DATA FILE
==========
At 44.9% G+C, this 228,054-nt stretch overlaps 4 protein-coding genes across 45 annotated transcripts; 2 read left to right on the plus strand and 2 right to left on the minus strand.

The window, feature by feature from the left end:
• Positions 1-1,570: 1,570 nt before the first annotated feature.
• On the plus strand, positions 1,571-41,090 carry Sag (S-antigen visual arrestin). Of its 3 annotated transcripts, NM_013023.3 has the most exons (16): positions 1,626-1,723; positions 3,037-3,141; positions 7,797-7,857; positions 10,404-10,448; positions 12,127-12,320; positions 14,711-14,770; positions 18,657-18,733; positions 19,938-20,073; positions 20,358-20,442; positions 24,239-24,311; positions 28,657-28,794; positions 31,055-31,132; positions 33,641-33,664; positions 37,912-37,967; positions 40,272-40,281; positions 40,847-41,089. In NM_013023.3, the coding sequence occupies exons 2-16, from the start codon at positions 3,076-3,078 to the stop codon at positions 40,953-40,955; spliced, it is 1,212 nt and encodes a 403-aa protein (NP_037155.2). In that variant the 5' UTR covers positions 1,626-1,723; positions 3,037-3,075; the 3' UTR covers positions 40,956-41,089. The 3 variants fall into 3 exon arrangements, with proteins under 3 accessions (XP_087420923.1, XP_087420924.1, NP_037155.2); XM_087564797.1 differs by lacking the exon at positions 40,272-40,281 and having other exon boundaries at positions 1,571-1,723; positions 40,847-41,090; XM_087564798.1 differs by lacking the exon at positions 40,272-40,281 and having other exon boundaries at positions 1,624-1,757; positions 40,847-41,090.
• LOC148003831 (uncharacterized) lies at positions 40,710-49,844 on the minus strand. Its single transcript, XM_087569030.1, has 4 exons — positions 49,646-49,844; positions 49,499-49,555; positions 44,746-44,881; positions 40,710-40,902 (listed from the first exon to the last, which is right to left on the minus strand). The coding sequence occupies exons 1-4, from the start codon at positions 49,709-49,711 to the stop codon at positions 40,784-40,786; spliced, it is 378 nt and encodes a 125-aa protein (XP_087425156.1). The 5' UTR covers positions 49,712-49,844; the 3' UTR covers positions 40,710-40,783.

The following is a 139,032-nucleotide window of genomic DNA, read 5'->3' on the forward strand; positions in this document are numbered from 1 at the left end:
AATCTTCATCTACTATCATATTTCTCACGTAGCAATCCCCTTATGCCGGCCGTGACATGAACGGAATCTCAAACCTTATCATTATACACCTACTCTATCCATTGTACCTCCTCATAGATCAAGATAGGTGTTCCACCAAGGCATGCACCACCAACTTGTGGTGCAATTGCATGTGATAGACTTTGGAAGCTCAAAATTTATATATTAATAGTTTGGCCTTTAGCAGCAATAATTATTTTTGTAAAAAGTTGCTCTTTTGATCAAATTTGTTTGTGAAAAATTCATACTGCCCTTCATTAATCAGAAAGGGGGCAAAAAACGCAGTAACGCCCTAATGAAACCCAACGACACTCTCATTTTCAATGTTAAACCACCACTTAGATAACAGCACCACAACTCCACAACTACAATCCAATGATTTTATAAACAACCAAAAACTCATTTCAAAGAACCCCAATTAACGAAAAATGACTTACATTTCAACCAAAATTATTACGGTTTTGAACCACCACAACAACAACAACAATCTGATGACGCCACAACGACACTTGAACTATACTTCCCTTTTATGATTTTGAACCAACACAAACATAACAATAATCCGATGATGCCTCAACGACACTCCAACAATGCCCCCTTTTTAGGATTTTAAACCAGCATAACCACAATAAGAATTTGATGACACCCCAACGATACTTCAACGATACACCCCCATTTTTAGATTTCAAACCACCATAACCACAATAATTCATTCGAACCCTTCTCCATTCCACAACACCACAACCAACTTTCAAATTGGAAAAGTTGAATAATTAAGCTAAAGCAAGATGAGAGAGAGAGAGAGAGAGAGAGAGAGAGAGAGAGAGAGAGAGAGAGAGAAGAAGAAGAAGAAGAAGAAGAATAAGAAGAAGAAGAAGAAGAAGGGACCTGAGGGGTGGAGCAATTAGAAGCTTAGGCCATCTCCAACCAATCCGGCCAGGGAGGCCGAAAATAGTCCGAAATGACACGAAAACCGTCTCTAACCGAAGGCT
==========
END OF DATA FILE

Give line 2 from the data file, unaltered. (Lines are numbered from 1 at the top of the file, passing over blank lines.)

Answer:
The window, feature by feature from the left end: